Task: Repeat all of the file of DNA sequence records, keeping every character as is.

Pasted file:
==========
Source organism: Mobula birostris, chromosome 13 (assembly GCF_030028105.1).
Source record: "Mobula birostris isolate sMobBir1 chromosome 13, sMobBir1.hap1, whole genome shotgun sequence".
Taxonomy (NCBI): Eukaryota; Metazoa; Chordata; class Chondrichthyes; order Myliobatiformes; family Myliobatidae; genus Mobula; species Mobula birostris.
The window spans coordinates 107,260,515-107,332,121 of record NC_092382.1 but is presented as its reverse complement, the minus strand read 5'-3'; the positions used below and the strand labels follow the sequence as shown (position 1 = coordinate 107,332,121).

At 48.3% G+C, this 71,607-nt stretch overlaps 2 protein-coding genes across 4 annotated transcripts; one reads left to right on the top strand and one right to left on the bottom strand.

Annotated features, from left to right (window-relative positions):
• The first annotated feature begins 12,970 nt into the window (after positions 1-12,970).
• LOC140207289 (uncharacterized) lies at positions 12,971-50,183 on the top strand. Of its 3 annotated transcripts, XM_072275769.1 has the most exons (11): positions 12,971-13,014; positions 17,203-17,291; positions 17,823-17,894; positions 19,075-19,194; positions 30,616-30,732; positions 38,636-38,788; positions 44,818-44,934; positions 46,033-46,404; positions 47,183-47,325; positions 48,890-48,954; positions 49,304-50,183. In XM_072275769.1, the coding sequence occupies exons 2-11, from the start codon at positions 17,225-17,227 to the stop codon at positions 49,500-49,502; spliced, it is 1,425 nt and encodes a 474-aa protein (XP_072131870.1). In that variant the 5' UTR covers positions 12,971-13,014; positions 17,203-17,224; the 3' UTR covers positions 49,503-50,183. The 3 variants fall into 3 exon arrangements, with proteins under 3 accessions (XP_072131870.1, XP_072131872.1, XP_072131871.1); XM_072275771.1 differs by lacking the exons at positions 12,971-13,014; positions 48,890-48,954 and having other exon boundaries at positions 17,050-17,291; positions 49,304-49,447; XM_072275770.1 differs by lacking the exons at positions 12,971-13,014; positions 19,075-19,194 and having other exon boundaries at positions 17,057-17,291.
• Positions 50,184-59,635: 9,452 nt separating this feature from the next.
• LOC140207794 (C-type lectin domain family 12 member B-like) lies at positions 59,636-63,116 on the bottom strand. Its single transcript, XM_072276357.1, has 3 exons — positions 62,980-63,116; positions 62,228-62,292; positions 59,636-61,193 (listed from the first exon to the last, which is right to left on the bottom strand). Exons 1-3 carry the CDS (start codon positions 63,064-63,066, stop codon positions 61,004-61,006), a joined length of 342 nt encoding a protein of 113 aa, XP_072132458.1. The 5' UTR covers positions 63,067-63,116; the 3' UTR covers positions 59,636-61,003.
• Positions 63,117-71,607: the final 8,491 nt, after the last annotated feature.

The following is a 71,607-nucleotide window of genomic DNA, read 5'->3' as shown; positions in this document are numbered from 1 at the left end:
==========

Source organism: Mobula birostris, chromosome 13 (assembly GCF_030028105.1).
Source record: "Mobula birostris isolate sMobBir1 chromosome 13, sMobBir1.hap1, whole genome shotgun sequence".
Taxonomy (NCBI): Eukaryota; Metazoa; Chordata; class Chondrichthyes; order Myliobatiformes; family Myliobatidae; genus Mobula; species Mobula birostris.
The window spans coordinates 107,260,515-107,332,121 of record NC_092382.1 but is presented as its reverse complement, the minus strand read 5'-3'; the positions used below and the strand labels follow the sequence as shown (position 1 = coordinate 107,332,121).

At 48.3% G+C, this 71,607-nt stretch overlaps 2 protein-coding genes across 4 annotated transcripts; one reads left to right on the top strand and one right to left on the bottom strand.

Annotated features, from left to right (window-relative positions):
• The first annotated feature begins 12,970 nt into the window (after positions 1-12,970).
• LOC140207289 (uncharacterized) lies at positions 12,971-50,183 on the top strand. Of its 3 annotated transcripts, XM_072275769.1 has the most exons (11): positions 12,971-13,014; positions 17,203-17,291; positions 17,823-17,894; positions 19,075-19,194; positions 30,616-30,732; positions 38,636-38,788; positions 44,818-44,934; positions 46,033-46,404; positions 47,183-47,325; positions 48,890-48,954; positions 49,304-50,183. In XM_072275769.1, the coding sequence occupies exons 2-11, from the start codon at positions 17,225-17,227 to the stop codon at positions 49,500-49,502; spliced, it is 1,425 nt and encodes a 474-aa protein (XP_072131870.1). In that variant the 5' UTR covers positions 12,971-13,014; positions 17,203-17,224; the 3' UTR covers positions 49,503-50,183. The 3 variants fall into 3 exon arrangements, with proteins under 3 accessions (XP_072131870.1, XP_072131872.1, XP_072131871.1); XM_072275771.1 differs by lacking the exons at positions 12,971-13,014; positions 48,890-48,954 and having other exon boundaries at positions 17,050-17,291; positions 49,304-49,447; XM_072275770.1 differs by lacking the exons at positions 12,971-13,014; positions 19,075-19,194 and having other exon boundaries at positions 17,057-17,291.
• Positions 50,184-59,635: 9,452 nt separating this feature from the next.
• LOC140207794 (C-type lectin domain family 12 member B-like) lies at positions 59,636-63,116 on the bottom strand. Its single transcript, XM_072276357.1, has 3 exons — positions 62,980-63,116; positions 62,228-62,292; positions 59,636-61,193 (listed from the first exon to the last, which is right to left on the bottom strand). Exons 1-3 carry the CDS (start codon positions 63,064-63,066, stop codon positions 61,004-61,006), a joined length of 342 nt encoding a protein of 113 aa, XP_072132458.1. The 5' UTR covers positions 63,067-63,116; the 3' UTR covers positions 59,636-61,003.
• Positions 63,117-71,607: the final 8,491 nt, after the last annotated feature.

The following is a 71,607-nucleotide window of genomic DNA, read 5'->3' as shown; positions in this document are numbered from 1 at the left end: